The European Commission’s fine on Google last week may have been of record size, but it was no surprise -neither in its reasoning nor in its magnitude. After all, the bigger the company that commits the abuse, the bigger the fine is by the European Competition authorities.

First up to bat for Google was The Computer & Communications Industry Association (CCIA), who Google is a significant member of. Even though not all members of the CCIA agree with the content – its Europe Director Jakob Kucharczyk put out a strongly-worded comment, suggesting not only that Google has done nothing wrong, but that the enforcement of the decision “would clearly not live up to its promise of spurring innovation.” Kucharczyk says that “Companies should not be punished for introducing innovative products that consumers and advertisers value,” and that since other e-commerce companies have found success, this shows that the market is not “suppressed by a dominant player”.

The European Consumer Organisation (BEUC), had a polar opposite perspective. Monique Goyens, Director General of BEUC, said that “The Commission confirmed that consumers do not see what is most relevant for them on the world’s most used search engine but rather what is best for Google. Now we need to see real changes to the company’s business practices so that consumer choice prevails when shoppers search Google for the product they want.”  He continued to say that “Today consumers and innovation win. Google’s anti-competitive behaviour stifles innovation because it prevents customers from reaching competitors through its search engine. This harms consumers who are faced with less choice and, eventually, higher prices.”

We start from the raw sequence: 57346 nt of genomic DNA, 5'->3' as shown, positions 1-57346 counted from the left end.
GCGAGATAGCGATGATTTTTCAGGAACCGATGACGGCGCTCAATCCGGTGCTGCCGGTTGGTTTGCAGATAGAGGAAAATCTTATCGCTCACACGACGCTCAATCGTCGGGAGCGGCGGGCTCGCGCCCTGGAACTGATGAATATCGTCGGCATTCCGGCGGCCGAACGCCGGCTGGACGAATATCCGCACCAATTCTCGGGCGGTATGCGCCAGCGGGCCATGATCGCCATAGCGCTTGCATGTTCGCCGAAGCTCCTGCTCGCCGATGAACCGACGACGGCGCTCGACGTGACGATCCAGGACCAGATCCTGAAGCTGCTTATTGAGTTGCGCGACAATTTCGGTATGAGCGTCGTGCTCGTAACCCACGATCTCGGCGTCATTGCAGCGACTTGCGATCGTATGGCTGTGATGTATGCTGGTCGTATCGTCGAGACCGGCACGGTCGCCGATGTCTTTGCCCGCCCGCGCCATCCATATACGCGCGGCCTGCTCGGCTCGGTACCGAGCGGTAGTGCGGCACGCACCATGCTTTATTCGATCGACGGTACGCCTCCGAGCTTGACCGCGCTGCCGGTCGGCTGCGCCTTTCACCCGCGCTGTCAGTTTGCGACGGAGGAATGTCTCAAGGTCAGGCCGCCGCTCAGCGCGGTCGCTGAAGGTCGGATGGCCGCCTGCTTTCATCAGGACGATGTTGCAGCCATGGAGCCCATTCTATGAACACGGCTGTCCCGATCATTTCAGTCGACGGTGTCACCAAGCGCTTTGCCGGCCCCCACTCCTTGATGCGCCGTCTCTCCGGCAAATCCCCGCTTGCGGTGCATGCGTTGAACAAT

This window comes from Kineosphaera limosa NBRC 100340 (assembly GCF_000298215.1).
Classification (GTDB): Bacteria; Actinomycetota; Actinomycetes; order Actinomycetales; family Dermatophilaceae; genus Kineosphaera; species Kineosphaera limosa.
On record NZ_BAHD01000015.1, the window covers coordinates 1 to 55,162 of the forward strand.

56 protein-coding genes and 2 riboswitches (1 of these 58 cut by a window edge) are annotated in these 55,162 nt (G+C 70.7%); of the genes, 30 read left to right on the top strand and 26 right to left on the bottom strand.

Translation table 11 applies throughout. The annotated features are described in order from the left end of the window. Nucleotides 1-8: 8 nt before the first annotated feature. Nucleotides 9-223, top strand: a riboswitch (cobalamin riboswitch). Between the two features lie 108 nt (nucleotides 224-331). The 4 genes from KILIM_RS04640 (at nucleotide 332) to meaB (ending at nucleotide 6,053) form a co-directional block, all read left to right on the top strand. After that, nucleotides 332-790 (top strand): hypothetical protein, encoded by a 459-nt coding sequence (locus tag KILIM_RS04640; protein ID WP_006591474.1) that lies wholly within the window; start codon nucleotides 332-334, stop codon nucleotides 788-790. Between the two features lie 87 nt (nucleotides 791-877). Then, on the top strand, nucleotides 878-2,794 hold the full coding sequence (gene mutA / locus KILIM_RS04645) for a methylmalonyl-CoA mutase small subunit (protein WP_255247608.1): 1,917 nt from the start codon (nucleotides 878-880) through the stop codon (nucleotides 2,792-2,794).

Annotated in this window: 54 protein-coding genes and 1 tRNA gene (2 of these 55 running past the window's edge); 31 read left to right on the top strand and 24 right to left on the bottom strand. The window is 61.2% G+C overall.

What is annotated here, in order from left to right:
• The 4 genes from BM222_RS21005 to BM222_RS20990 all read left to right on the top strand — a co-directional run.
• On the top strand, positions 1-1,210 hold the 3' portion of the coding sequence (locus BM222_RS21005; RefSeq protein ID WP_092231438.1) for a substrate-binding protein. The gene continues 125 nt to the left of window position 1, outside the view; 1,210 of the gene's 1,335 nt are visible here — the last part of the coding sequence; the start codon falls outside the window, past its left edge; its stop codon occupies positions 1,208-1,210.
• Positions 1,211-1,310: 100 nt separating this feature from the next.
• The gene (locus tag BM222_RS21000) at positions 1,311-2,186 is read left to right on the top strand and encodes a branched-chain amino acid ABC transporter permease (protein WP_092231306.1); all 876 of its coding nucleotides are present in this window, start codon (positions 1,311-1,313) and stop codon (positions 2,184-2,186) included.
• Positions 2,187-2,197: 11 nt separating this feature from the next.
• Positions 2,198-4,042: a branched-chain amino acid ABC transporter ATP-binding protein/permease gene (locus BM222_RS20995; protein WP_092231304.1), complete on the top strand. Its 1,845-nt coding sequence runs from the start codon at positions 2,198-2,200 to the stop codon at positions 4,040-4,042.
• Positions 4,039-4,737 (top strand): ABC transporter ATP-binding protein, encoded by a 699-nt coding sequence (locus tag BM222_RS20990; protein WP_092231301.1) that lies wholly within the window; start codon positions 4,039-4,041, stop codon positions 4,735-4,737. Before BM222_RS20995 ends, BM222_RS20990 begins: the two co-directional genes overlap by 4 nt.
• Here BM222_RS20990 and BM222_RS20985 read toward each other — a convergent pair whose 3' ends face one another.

Politico reported (the US, not the EU version) that US Senator Richard Blumenthal said the EU fine should be considered by the American regulatory authorities: “This significant action by European regulators is the latest in a powerful collection of evidence suggesting Google has repeatedly and consistently abused international competition law,” Blumenthal said in a statement. “Here in the United States, the FTC must confront the mounting evidence that Google is manipulating search results in anticompetitive ways and possibly running afoul of our antitrust laws.”

With further investigations into Google ongoing such as how it uses its mobile operating system Android, this is not the end, but merely the beginning. Expect more pompous statements by associations and research groups, and even more sponsorship and visibility in the Brussels capital.

If my mother was right, money can buy you most things, but not (real) love.